The Reflection Pool: The Value of Uncertainty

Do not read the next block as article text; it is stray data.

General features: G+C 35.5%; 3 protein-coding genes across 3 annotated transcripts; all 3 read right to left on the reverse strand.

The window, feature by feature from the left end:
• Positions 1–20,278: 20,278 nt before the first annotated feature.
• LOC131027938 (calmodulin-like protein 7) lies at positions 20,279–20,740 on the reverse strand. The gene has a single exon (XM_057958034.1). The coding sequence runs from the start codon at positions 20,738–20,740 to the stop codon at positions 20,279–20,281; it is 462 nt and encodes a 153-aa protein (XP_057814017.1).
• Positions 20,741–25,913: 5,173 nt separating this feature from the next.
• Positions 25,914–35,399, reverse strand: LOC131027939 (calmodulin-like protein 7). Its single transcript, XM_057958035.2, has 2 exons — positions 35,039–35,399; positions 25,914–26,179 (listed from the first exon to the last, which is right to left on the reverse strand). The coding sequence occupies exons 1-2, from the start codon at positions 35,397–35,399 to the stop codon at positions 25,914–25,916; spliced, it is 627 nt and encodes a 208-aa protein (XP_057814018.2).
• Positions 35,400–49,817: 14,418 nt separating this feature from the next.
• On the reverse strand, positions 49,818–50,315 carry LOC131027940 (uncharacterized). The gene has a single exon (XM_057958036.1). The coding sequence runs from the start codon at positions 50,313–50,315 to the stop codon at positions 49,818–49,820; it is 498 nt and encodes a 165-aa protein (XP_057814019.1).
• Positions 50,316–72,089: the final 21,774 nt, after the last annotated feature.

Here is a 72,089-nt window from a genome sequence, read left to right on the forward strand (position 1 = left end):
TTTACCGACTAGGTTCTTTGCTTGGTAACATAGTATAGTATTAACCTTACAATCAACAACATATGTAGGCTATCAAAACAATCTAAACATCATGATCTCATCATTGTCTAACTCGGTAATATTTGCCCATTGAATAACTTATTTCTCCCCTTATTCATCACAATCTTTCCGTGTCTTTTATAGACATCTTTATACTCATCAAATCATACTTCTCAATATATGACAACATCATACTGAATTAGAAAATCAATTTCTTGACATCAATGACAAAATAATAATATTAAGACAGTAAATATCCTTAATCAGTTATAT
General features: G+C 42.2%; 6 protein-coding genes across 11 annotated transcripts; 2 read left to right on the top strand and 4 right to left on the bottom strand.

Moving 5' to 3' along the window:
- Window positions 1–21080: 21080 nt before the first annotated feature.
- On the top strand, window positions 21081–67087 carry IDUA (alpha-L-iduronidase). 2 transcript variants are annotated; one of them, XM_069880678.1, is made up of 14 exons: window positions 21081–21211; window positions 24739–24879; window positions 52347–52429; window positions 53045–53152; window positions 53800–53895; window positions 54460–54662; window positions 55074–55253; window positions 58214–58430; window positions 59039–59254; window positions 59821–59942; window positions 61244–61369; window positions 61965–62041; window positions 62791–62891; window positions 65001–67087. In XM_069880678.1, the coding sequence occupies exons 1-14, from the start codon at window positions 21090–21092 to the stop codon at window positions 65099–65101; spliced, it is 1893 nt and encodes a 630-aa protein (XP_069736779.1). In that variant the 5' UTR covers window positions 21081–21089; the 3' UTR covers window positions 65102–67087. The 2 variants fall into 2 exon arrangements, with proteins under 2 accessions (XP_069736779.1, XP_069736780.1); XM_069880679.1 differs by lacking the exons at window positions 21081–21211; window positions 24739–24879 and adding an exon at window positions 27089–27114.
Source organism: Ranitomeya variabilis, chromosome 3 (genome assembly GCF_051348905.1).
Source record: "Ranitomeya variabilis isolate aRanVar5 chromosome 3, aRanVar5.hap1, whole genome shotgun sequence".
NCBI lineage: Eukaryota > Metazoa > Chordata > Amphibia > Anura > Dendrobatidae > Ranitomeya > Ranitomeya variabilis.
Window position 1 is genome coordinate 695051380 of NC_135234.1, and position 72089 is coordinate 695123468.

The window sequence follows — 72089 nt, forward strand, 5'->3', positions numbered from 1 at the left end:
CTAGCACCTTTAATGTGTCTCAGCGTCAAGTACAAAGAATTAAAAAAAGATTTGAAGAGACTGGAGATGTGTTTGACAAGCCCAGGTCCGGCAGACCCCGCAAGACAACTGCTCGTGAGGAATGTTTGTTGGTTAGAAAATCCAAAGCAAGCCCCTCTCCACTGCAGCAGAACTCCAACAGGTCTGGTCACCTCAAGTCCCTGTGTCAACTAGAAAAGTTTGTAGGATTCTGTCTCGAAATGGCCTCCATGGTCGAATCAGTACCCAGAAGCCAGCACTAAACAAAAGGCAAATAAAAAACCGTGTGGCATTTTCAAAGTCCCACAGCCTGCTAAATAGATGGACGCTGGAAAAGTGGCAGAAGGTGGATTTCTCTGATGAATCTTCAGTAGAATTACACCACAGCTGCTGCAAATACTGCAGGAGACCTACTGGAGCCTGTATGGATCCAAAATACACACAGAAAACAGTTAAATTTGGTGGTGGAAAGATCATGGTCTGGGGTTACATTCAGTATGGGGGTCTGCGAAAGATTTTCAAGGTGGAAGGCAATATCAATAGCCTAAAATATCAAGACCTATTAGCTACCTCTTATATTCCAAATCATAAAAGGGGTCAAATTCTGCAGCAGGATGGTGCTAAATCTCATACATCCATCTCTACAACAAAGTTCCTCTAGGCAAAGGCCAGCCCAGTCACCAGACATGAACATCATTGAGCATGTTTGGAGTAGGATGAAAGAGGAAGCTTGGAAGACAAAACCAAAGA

Making, and sticking, to detailed plans has its perks– you have a clear path forward, you can stay on top of your goals, and you can make contingencies. There’s also huge value in being flexible and adapting the plan as you go, even if that scares you, unsettles you, and isn’t always the easiest (and quickest) way forward. I recently experienced all of that when I was fortunate enough to serve as logistics point for the Wallace Center’s Equitable Food Oriented Development learning journey to Minneapolis, MN: what had been identified as a “cultural foods site visit” in our workplan a year ago evolved into an “EFOD learning journey” as the date for the event approached. How did that happen and what did that mean? It meant that, not only was I going to have to wait to nail down many of the logistics, but I’d need to start learning about EFOD, finance, and – perhaps most importantly – how to let go of a workplan and trust the shift would result in a richer and more dynamic experience. And it did. You see, this event began as a ‘cultural foods site visit’ in our workplan about a year ago. We had heard an interest from our partners in visiting the Hmong American Farmers Association, Asian Economic Development Association, and others in the Twin Cities area. In our conversations with partners along the way, as we learned about their sophisticated initiatives to build equity and community wealth through food systems, the topic morphed to focus on EFOD, and a set of partners emerged as content experts to guide the way. What a great opportunity! I was going to get time with the leaders in this arena! In going through the pre-journey readings shared by our partners, I realized there was a long history here that I was not familiar with and I was excited to spend time with experts and learn from their extensive experience. This new opportunity came with some consequences. As the logistics point, this morphing agenda and timeline was unsettling. When planning an event like this, I always try to think of what information I would want to know as a participant, and when. But, with these last-minute changes, I was worried our participants would feel unsettled or uncertain, so we did our best to openly present our adaptive agenda: we had the core agenda of Equitable Food Oriented Development Learning Journey, the dates, and hotel set well in advance - sharing this ensured that participants could plan accordingly. Even so, as the date approached, our agenda and participant list were not finalized per the workplan! In addition to the normal cancellations and other last-minute items come with event planning, our conversations with partners on the ground and EFOD experts meant that we were still tweaking the agenda two weeks before the event. As unsettling as this was to me, when the final agenda came through a week before the event, it was at an appropriate time for participants to see it and start grounding themselves for the journey. One of the rewards of this adaptive approach was that as we reached out to organizations in Minneapolis/St Paul to discuss them being stops along the learning journey, everyone said yes! The topic and focus of our conversations seemed timely and relevant to partners on the ground. When we finally convened our group in MN for the journey, the conversations were very lively, and it felt like we made the right decision in adapting after our initial idea. During the closing session of the journey, people were defining themselves as part of this group, and pushing each other to carry the work forward after returning home. This ownership of the work and drive to continue working together after the journey made my heart swell! As an emerging leader myself, this was a valuable learning experience in keeping my ear to the ground and shifting the roadmap accordingly. If we had stuck to the original workplan and timeline, this would not have been nearly as dynamic of a journey. The credit for this waiting, listening and adapting goes to Susan Schempf, our Program Officer, and after experiencing it myself I hope to embrace this style of leadership in the future. Through this event I learned that we don’t have to have all the details set months in advance. Workplans are just *plans* and need to be kept in check with reality. In the end, we received excellent feedback from the group, with a few suggestions for improvement on the next journey. I appreciated that everyone embraced the journey with us and held us accountable where we can improve. This one event represents the overall approach I hope we are taking with Food Systems Leadership Network. We listen, think of ways we can support what is happening, and adapt those ideas based on more feedback before we implement. This approach complicates the planning process and does not always line up with our projected workplans. Having seen the value in waiting, I am prepared to stick it out and get more comfortable with uncertainty until we land on the right plan.